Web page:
Disposable menstrual products, diapers, and wet wipes are causing serious environmental, economic and social impacts throughout their life cycle, from the production phase to their end of life. A ground-breaking study by Rezero on the environmental and economic impacts of disposable menstrual products, diapers, and wet wipes shows how the current generation of waste from these products represented approximately 7,832,000 tonnes within the EU-28 in 2017. Currently this waste is not separated for recycling, ending up in incineration facilities (13%), landfills (87%) or dumped into the environment.
The study also exposes the “hidden” costs associated with menstrual product waste, baby diapers and wet wipes. Estimates show that the costs for managing this waste (which cannot currently be recycled) is equivalent to between 500 and 1,000 million euros per year in the European Union. The costs borne by consumers are also highlighted: for example, when a person uses the menstrual cup instead of tampons or disposable pads, they can save between € 18 and € 119 a year, with a lifesaving of over 4,400 €.
The circular economy highlighted by the EU is only possible if reusable models and recycling are prioritized once the product can no longer be reused or used any more. In order to achieve a reduction of the waste that comes from these products and make the transition towards a circular economy, a study, also by Rezero, has proposed a set of specific actions and regulatory measures with the aim of minimizing the impact of menstrual products, diapers and wipes throughout Europe.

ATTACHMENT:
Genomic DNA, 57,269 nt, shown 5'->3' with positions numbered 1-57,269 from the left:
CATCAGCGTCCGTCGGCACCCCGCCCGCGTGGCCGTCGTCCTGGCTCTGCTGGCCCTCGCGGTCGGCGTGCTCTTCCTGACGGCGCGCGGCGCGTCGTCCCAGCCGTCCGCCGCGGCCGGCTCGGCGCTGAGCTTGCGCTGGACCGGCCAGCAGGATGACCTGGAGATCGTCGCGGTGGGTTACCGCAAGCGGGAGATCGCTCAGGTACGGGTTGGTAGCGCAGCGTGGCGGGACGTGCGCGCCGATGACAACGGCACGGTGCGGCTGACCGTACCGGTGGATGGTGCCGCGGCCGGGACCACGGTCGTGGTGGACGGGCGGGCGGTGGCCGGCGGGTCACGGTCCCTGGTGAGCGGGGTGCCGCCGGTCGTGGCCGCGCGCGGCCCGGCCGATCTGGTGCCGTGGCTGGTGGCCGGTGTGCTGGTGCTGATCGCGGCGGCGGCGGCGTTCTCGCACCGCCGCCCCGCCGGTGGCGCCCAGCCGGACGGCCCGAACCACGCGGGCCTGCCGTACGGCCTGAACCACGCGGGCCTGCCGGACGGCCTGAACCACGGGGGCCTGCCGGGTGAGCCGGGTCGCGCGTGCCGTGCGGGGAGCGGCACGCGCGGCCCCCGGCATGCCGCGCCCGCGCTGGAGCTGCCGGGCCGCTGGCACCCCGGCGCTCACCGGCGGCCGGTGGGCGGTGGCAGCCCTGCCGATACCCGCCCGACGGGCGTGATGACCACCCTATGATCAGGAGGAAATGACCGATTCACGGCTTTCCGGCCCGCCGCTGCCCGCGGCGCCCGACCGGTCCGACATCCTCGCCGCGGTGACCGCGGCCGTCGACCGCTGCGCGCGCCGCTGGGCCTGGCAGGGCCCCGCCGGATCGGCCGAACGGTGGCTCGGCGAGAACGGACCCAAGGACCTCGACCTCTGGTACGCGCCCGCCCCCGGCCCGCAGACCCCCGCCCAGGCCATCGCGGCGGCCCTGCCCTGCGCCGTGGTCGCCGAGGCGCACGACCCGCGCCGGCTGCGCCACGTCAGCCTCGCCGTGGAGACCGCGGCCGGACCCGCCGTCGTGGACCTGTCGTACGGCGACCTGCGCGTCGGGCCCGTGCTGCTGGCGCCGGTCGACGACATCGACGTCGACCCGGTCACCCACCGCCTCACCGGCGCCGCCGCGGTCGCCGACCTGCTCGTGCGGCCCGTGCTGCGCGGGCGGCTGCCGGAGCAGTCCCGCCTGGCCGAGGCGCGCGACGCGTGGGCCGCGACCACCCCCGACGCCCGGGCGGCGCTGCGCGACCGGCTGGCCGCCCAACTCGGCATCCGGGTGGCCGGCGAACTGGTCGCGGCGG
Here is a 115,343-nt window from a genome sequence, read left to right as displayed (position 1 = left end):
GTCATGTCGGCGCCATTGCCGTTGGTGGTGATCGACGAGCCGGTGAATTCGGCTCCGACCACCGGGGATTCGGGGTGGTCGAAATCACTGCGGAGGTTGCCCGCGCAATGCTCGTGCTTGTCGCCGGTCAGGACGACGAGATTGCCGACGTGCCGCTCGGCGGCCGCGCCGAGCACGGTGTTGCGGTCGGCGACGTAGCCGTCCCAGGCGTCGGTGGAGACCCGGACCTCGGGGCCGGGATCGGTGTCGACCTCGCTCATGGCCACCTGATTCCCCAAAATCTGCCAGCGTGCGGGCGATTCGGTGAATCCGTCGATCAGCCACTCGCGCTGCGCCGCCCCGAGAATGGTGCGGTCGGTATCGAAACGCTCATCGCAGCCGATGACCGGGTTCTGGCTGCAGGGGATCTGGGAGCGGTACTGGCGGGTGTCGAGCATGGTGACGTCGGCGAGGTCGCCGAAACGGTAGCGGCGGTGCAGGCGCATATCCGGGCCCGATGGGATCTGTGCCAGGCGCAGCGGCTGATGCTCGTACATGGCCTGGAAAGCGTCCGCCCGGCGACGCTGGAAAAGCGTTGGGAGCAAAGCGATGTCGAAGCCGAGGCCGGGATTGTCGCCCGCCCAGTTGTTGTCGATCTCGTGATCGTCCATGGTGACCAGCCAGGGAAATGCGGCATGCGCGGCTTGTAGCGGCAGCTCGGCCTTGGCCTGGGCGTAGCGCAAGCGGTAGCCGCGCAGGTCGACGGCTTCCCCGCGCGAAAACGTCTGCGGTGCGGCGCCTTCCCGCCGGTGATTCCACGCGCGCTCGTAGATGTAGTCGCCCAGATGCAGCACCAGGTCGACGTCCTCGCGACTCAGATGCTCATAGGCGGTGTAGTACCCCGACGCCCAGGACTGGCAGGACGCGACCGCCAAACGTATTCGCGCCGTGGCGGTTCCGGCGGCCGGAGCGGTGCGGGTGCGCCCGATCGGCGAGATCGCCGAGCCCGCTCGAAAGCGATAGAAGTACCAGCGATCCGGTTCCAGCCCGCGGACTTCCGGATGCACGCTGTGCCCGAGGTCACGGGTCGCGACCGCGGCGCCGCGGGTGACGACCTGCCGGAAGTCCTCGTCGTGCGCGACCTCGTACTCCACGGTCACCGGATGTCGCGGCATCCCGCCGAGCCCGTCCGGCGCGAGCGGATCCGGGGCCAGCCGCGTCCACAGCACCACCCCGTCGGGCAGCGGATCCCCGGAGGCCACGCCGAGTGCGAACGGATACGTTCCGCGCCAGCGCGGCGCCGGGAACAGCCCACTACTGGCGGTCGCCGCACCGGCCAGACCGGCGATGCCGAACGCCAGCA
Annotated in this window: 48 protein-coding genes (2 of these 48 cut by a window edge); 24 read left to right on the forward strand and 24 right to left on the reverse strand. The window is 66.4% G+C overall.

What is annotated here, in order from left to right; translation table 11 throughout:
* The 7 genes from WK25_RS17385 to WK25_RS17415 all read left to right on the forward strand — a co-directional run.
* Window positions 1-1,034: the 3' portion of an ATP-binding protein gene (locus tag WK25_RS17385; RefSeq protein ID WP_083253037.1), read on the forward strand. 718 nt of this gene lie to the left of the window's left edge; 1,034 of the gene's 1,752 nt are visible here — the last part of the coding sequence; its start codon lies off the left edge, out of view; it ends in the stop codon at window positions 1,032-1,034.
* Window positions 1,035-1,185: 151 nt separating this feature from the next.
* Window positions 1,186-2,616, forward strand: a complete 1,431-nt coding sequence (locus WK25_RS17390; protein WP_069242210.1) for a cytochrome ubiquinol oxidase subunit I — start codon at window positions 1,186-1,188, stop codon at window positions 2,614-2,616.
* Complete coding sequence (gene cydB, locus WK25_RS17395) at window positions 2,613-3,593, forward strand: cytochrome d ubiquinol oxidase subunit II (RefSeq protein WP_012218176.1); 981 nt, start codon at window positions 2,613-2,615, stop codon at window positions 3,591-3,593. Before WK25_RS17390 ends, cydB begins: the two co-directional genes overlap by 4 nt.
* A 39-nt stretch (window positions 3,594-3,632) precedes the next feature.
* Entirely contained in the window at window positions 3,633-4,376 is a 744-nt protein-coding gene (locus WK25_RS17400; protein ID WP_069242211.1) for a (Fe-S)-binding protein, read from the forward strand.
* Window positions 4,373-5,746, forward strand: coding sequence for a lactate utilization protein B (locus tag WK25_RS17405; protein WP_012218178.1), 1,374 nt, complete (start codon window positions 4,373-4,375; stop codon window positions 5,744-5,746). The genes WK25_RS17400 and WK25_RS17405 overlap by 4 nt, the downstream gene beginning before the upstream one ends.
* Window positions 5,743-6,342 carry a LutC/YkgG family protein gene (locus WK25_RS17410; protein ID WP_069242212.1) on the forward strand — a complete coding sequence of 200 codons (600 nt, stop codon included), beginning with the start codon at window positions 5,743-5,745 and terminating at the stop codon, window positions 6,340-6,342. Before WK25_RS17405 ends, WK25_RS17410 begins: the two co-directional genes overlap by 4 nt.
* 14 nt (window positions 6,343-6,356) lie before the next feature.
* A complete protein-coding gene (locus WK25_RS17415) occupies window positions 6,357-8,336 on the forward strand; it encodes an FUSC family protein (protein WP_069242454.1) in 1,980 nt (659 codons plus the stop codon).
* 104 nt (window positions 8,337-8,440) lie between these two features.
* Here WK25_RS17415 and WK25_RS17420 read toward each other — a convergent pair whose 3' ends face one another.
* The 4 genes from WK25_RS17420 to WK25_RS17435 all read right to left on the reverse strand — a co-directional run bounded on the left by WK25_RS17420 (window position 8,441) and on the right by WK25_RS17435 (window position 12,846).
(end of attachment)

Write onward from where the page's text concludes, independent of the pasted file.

These measures are also highlighted in a policy brief where we ask the European Commission to adopt a strategy to increase the market for reusable menstrual products, diapers and wipes, while ensuring that single-use items are collected separately and recycle effectively. Some of the key recommendations included are setting a 30% reuse target by 2030, which should increase to 60% by 2040, along with selective collection for recycling of menstrual items, wet wipes, and disposable diapers by 40 % for the year 2025, 70% in 2030 and 90% in 2040.
Economic incentives, such as Extended Producer Responsibility programs, in conjunction with the application of environmental fees, should also be one of the backbones of this strategy, helping to finance the transition from single-use systems to reusable systems through the implementation, for example, of local washing plants for reusable diapers.
“Within the current EU legal framework, there is no specific regulation on waste management (collection, treatment and final disposal) of these products and there is no legal measure to support effective circular systems, such as reusable models and processes of cyclical recycling To achieve the objectives of the EU Circular Economy, a legal framework needs to be created for these products to ensure that only safe, circular and sustainable products are placed on the market, while allowing for efficient collection and recycling of single use ones” said Larissa Copello of Zero Waste Europe.
“For some time now, awareness on the negative consequences of the current model of production and consumption of disposable plastics has been increasing, but the high environmental and economic impacts of disposable menstrual products, diapers and wet wipes have never before been debated, beyond blaming consumers for their use. In the advance towards a Zero Waste society, the application of policies -from an environmental and gender perspective, is key to regulate these products and promote those that are reusable and free of toxins” says Alba Cabrera, Rezero’s head of studies.
Press Contact Anna Peña